“We do have a viable commercial fishery and it’s doing extremely well under the fishing- quota program, which took us 15 years to come to an agreement. Unfortunately, the recreational fishery is not working as well,” he says. “They are not sharing the benefits of the stock recovery at this point. Since the fish are so abundant and large across the Gulf, as a consequence of being so good and that the catch rates are up — it has translated into fewer fishing days to keep recreational fishing at its quota.”
Shipp presented outright solutions. Shipp and his team studied the Gulf and found approximately 17,000 artificial reefs. In addition to those reefs, they found that the fishery-dependent stock assessment was missing some of the age distribution.
“The reason why this happened was partly due to the fishery-dependent data of fishermen reporting their catch, and the fish were pretty small,” he says. “Using fishery-independent data, we found red snapper all the way up to 39 years old.”
Shipp gave three solutions:
1. Fish red snapper in 25 fathoms of water or shallower (Shipp has found that red snapper can live up to 100 fathoms), for 180 days, with a fixed two-bag limit.
2. Give management of snapper to the states. He said that, “states in the past have a great history of managing itsaltwater fish populations off their coasts.”
3. Combine 1 and 2 above: Let the states regulate it up to 25 fathoms.
The panel on aquaculture seemed near science fiction with the look of these globe-shaped, caged fish farms, but with the right support, aquaculture can become fact within the Gulf. The crux of the panel boiled down to: Where does our seafood come from?
The panel stated that 70% of the seafood in the United States comes from Asia. Most of the panelists said to fix that dependency, the caged fish farming could be one of the solutions. These cages look like fenced globes that will contain fish as well as a place where fish can be bred. It was presented as a good fix to shift our dependency away from importing fish indegenous to our waters.
An incident recounted by one panel member involved an American entrepreneur that moved to Mexico along the Yucatan Peninsula and ordered redfish (red drum) from an Israel hatchery to investigate farming methods for a business opportunity. Then the American farmed those redfish off the coast of Mexico, in turn, shipping them right back to the United States. This equals a carbon footprint that produces traveling emissions over two continents, the Atlantic and the Gulf of Mexico.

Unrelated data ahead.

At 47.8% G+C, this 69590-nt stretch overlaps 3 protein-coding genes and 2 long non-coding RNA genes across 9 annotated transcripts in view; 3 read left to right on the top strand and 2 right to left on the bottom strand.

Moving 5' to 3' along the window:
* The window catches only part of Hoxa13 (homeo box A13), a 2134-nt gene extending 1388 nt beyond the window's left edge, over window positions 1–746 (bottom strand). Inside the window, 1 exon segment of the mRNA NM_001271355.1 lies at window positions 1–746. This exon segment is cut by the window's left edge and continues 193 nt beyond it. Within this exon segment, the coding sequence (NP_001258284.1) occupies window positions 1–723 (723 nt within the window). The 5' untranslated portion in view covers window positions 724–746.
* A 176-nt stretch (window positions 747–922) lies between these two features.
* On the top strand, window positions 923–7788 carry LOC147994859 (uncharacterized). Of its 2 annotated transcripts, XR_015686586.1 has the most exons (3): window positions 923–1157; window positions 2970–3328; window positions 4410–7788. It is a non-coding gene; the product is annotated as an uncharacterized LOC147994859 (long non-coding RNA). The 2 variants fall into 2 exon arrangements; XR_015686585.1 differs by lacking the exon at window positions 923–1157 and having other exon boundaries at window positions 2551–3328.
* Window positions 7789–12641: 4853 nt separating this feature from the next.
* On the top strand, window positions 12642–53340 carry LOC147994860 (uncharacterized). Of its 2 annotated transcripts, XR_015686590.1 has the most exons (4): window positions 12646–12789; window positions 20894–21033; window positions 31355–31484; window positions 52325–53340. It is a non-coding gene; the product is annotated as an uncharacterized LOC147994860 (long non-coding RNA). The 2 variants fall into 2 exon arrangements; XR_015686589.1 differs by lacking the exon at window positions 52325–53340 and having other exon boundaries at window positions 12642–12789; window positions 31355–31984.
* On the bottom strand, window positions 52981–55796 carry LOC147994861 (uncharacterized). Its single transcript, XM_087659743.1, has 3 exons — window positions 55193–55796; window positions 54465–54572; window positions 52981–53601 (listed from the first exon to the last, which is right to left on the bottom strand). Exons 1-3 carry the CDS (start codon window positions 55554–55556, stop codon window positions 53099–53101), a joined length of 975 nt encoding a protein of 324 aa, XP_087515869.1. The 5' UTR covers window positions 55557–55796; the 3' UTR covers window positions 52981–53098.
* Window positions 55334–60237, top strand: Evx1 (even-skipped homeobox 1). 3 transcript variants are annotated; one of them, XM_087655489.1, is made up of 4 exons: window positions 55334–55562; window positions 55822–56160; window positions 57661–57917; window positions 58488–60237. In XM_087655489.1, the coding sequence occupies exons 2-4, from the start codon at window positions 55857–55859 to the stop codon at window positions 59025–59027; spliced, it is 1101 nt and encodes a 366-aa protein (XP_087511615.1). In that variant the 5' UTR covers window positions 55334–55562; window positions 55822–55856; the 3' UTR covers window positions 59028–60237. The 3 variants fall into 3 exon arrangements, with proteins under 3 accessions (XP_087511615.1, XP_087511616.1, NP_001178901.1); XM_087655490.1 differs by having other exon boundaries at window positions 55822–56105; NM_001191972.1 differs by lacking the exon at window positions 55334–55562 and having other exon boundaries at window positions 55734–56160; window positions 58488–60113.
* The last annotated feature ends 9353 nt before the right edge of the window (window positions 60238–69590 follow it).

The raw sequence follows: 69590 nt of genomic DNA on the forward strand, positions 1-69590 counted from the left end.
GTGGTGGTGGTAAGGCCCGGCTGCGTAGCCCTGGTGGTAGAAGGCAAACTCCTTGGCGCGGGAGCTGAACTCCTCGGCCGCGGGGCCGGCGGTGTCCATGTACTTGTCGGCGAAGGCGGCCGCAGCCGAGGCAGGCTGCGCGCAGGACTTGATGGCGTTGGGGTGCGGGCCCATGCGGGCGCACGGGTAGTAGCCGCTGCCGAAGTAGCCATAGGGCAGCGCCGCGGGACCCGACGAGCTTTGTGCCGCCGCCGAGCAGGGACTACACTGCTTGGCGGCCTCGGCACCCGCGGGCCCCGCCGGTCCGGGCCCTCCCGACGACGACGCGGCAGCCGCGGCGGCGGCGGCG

The aquaculture technique of farming in the ocean is being conducted in Florida, but only with shellfish. Paul Zajicek, Environmental Administrator of the Florida Department of Agriculture & Consumer Services, claims one of the main issues with conducting aquaculture with fish off Florida is that cages need to be in at least 100 feet of water. Zajicek continues to claim that the depth needed to conduct aquaculture would extend into federal territory.
Editor’s Note: This second-year symposium is one of a kind for the Gulf fishery. Just like anything in its infancy, it has room to grow into a full forum and hopefully one that will heed the calls to conservation issues. This discourse needs to happen, but the symposium lacked true debate, even though the entire symposium worked towards that goal. For the most part, the panels consisted of ones’ opinions, which is expected to get started, but the follow up of how to fuse opinions into a flowing solution was mostly invisible. Scientists, fishery-management and commercial fishermen were timed and moderated, just like any good debate, but the time that’s needed to further discuss a solution was amiss. The panelists wanted it. The audience wanted it. The symposium is a step in the right direction towards solutions, but the shoes worn were just a size too small. I am looking forward to what the future holds for this symposium.
The third annual Guy Harvey Fisheries Symposium is tentatively slated for September 2015.
For more information go to: www.guyharveyfisheriessymposium.com